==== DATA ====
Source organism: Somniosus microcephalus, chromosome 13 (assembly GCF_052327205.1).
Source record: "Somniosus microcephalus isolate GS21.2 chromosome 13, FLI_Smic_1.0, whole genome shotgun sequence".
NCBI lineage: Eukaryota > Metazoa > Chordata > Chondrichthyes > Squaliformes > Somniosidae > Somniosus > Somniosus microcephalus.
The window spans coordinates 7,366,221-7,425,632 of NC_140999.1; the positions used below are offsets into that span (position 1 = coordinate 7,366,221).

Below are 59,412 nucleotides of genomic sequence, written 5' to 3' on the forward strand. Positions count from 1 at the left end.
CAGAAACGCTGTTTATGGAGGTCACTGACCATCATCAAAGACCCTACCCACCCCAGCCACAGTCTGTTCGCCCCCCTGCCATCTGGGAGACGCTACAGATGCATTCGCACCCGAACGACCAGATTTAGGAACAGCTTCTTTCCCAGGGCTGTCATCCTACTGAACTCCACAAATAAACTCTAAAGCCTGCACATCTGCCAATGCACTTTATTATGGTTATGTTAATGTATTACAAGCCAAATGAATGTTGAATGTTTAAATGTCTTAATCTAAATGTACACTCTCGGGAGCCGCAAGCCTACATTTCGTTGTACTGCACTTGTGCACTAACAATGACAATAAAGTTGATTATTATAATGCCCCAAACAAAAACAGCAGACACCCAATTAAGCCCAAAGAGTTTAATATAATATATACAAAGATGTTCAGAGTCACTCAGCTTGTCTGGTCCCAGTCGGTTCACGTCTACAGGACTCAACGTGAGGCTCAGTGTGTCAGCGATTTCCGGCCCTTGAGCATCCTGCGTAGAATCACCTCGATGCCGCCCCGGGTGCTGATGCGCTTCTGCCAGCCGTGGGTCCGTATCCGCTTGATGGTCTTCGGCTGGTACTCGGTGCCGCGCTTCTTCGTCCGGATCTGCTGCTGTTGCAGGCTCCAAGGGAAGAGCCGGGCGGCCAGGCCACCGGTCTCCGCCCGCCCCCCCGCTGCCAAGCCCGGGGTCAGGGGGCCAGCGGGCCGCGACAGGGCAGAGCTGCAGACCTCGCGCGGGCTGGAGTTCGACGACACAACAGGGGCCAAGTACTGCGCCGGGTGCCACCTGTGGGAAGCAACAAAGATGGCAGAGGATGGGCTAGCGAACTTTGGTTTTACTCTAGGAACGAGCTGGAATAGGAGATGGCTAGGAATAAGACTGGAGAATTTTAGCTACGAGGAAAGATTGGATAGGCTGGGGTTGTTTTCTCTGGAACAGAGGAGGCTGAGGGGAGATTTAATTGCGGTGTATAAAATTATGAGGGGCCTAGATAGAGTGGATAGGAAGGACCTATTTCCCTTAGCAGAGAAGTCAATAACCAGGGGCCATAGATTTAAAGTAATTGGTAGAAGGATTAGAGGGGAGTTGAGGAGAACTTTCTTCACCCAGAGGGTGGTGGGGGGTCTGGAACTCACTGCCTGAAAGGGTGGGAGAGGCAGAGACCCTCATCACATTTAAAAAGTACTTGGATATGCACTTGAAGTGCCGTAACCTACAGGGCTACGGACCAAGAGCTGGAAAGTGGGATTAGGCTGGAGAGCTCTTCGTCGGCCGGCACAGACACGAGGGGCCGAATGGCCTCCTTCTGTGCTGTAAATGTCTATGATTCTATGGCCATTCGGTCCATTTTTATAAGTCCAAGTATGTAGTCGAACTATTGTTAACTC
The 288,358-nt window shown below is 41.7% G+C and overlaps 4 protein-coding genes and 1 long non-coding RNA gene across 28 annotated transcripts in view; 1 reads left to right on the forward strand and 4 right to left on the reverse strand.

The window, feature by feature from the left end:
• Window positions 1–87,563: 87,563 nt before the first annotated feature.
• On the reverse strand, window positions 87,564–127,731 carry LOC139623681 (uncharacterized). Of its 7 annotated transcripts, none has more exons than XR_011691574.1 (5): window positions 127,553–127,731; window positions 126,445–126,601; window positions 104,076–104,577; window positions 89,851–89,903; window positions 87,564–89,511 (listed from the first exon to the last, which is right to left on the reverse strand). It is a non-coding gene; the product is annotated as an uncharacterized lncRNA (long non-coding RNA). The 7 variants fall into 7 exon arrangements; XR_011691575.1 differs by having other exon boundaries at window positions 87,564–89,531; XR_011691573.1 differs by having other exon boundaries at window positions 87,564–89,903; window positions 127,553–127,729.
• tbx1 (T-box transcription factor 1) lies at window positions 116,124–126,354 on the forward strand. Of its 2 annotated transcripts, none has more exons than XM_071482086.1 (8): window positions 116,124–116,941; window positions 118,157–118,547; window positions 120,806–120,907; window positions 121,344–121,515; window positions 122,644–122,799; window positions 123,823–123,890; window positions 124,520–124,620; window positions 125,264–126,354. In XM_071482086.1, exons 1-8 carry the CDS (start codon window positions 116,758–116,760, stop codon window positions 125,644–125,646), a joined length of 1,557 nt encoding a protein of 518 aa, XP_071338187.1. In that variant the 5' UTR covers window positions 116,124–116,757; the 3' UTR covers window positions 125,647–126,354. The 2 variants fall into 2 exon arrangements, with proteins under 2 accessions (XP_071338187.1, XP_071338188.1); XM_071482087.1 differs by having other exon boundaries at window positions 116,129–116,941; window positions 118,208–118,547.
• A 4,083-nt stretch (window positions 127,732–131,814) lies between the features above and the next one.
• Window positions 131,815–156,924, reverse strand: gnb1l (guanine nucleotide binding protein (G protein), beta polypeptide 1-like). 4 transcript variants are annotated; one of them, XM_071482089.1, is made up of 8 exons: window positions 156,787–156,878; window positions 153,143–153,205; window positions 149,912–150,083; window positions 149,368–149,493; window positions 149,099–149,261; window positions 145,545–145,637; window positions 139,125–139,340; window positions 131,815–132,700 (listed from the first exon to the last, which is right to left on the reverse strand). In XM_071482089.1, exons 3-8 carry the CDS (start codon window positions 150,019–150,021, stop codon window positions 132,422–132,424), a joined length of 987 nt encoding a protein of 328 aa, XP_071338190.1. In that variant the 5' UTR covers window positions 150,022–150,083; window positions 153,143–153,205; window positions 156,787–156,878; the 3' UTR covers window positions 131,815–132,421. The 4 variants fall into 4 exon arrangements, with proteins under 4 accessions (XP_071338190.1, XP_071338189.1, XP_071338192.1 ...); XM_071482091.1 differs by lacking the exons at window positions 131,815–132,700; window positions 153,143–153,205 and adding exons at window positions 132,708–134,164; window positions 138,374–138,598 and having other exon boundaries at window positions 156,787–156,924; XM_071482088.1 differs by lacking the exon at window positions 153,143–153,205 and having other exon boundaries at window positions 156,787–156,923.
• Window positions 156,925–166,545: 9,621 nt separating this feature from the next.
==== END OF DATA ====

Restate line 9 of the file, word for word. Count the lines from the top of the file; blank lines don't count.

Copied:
• Window positions 1–87,563: 87,563 nt before the first annotated feature.